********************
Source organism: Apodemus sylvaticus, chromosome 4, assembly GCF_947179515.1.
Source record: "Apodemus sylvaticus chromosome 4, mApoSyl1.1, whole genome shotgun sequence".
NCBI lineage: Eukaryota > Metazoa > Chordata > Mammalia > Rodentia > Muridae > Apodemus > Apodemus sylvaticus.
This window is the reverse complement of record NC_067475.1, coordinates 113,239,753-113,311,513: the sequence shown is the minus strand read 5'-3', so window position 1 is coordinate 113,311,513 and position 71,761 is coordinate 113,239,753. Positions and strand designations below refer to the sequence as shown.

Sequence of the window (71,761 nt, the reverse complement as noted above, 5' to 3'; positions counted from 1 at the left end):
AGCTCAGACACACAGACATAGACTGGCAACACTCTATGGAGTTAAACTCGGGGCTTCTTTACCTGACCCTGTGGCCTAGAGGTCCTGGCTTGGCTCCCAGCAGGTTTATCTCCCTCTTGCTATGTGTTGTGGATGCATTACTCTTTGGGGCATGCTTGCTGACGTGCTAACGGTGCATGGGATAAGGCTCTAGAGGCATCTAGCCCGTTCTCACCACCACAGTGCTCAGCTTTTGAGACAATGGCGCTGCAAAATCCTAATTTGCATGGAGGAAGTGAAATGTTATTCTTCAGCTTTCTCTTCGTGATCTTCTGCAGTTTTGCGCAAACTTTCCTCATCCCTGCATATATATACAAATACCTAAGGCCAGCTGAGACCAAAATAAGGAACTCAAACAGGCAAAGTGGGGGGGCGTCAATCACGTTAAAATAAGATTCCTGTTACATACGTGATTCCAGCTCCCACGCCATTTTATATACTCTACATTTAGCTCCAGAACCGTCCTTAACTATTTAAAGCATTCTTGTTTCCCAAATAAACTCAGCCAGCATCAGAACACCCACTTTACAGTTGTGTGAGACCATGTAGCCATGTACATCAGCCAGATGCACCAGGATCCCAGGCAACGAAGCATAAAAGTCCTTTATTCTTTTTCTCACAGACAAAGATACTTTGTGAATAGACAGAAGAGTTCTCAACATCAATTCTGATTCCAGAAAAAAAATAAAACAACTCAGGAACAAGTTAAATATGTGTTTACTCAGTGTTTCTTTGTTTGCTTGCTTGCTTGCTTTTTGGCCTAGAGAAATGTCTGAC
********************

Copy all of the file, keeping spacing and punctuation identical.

Source organism: Apodemus sylvaticus, chromosome 4, assembly GCF_947179515.1.
Source record: "Apodemus sylvaticus chromosome 4, mApoSyl1.1, whole genome shotgun sequence".
NCBI lineage: Eukaryota > Metazoa > Chordata > Mammalia > Rodentia > Muridae > Apodemus > Apodemus sylvaticus.
This window is the reverse complement of record NC_067475.1, coordinates 113,239,753-113,311,513: the sequence shown is the minus strand read 5'-3', so window position 1 is coordinate 113,311,513 and position 71,761 is coordinate 113,239,753. Positions and strand designations below refer to the sequence as shown.

Sequence of the window (71,761 nt, the reverse complement as noted above, 5' to 3'; positions counted from 1 at the left end):
AGCTCAGACACACAGACATAGACTGGCAACACTCTATGGAGTTAAACTCGGGGCTTCTTTACCTGACCCTGTGGCCTAGAGGTCCTGGCTTGGCTCCCAGCAGGTTTATCTCCCTCTTGCTATGTGTTGTGGATGCATTACTCTTTGGGGCATGCTTGCTGACGTGCTAACGGTGCATGGGATAAGGCTCTAGAGGCATCTAGCCCGTTCTCACCACCACAGTGCTCAGCTTTTGAGACAATGGCGCTGCAAAATCCTAATTTGCATGGAGGAAGTGAAATGTTATTCTTCAGCTTTCTCTTCGTGATCTTCTGCAGTTTTGCGCAAACTTTCCTCATCCCTGCATATATATACAAATACCTAAGGCCAGCTGAGACCAAAATAAGGAACTCAAACAGGCAAAGTGGGGGGGCGTCAATCACGTTAAAATAAGATTCCTGTTACATACGTGATTCCAGCTCCCACGCCATTTTATATACTCTACATTTAGCTCCAGAACCGTCCTTAACTATTTAAAGCATTCTTGTTTCCCAAATAAACTCAGCCAGCATCAGAACACCCACTTTACAGTTGTGTGAGACCATGTAGCCATGTACATCAGCCAGATGCACCAGGATCCCAGGCAACGAAGCATAAAAGTCCTTTATTCTTTTTCTCACAGACAAAGATACTTTGTGAATAGACAGAAGAGTTCTCAACATCAATTCTGATTCCAGAAAAAAAATAAAACAACTCAGGAACAAGTTAAATATGTGTTTACTCAGTGTTTCTTTGTTTGCTTGCTTGCTTGCTTTTTGGCCTAGAGAAATGTCTGAC